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The Fault in Our Stairs: Why the “W” Building should change

The

Paul Mullins

The "W" building upon completion in 2013

Jenelle Carlin, Feature Editor

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In 2013, our campus expanded with the addition of the “W” building. Though this building stands as an architectural pinnacle— earning Edison 18th place on the “30 Most Amazing High School Campuses In The World” list developed by Pinnacle Architecture Inc.— it is not nearly as functional as it could, and should, be. With such features as solar panels on the roof, an elevator, eighteen classrooms, and even a clean-water filtration system for filling up water bottles (implemented this year), it is surprising that it also comes with small doors, no bathrooms, and cramped spaces, making it an inconvenience for many students as well as teachers.

With hundreds of students going in and out of the building every 56 minutes, it is astonishing that the architects did not include larger doorways. Considering the size of the building, the doors are not to scale (they are standard [6’8″ by 3″] size), and considering the large traffic encountered by the building, they are not anywhere near the size they should be to accommodate all those students. It can be approximated that, in order to enter the building and get to class, it will take at least three minutes depending on whether or not you can “beat the rush”, so to say. Had the architects chosen larger doors with wider frames, this issue would not exist, because it would allow for more people to go in and out simultaneously. With everyone pushing and shoving to fight their way through the masses, it is astounding that doors of such size were ever approved and put in place.

Aside from the doors, the infamous “W” building comes without bathrooms. Considering that the number of bathrooms on campus is already limited, with some being closed at various hours of the day, it is a major inconvenience for students requiring such facilities. This is not to say that students are incapable of leaving the building to locate another restroom, but in an effort to conserve the amount of time missed outside of the classroom, it was not a very smart decision to choose not to include a bathroom. While it is true that a bathroom does exist within the “W” building, it is reserved for our teaching and administration staff, as if to say that teachers should be allowed the sake of restroom convenience, but it is acceptable for students to run around campus in search of an open bathroom when there could have easily been one right down the hall. Given the number of students within the building during class time, the choice to not include a bathroom was, perhaps, not too well thought out.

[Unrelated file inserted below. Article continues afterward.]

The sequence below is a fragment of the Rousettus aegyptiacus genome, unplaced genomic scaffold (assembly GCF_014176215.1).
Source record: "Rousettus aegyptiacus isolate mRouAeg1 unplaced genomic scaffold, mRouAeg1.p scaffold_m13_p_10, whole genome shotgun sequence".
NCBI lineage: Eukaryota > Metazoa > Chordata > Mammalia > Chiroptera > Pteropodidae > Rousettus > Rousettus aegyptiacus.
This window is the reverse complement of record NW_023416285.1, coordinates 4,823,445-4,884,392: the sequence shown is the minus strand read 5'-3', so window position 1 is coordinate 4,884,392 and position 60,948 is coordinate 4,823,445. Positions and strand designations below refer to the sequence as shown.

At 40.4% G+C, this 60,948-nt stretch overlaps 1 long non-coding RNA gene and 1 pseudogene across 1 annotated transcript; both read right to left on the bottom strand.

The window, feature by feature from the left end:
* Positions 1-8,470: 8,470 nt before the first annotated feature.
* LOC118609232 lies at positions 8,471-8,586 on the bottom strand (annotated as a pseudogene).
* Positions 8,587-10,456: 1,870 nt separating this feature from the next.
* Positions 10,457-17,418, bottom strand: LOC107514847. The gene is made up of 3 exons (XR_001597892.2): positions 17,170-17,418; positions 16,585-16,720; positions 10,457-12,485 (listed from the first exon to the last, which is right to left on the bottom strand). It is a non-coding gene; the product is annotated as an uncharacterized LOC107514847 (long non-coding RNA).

Coinciding with the door issue, the “W” building also includes tight hallways, strange cut outs, and limited, space-constricting stairways. The hallways, which do not appear to be small when looking at the building when it is in a tranquil state, are quite the opposite when you are trying to get to class and it feels as though every human possible is in the way and just will not move. Considering the amount of “dead space”, the railed gaps seem to exist for no real reason; perhaps they should have used some of that space to widen the cramped hallways. As mentioned earlier, the “W” building features a number of architectural designs meant to make it look modern and advanced— a place of learning and enrichment. On the inside, these create unnecessary gaps and hidden corners, which contributes to the choppy flow of students up and down the hallways. The worst aspect of the design in terms of restraint is by far the stairs. Divided by a railing most likely designed to promote one-way traffic on either sides (which no one follows), these stairs are the ultimate battle. With two sets of stairs to combat whilst fighting through crowds of people going the opposite way, it is difficult to squeeze your way through without knocking into someone at least three times. Not only is it stressful and annoying, but highly unnecessary. Once inside the building, the back of the first level contains a set of stairs going up on the left side, but not on the right side (which doesn’t really make sense considering there is plenty of room for another staircase, which would, in turn, allow for the traffic of the building to be better contained).  

Regardless of its grandeur and aesthetics, the “W” building contains many flaws that almost outweigh all the praise it has received. For students and teachers alike, it serves as an almost stressful inconvenience. Between having to wait five minutes just to enter or exit the building, fighting your way up and down the stairs, pushing your way across the hallways, and having to walk a considerable distance just to use the bathroom, it truly is not all administration or reviewers claims it to be. Until you have experienced the day-to-day struggles of the “W” building in between classes, you do not know just how flawed this building truly is. Despite having been designed well for aesthetics, and earning Edison a spot on a prestigious list, it was not designed for convenience or practical use by students and teachers for the numbers of both it is faced with.

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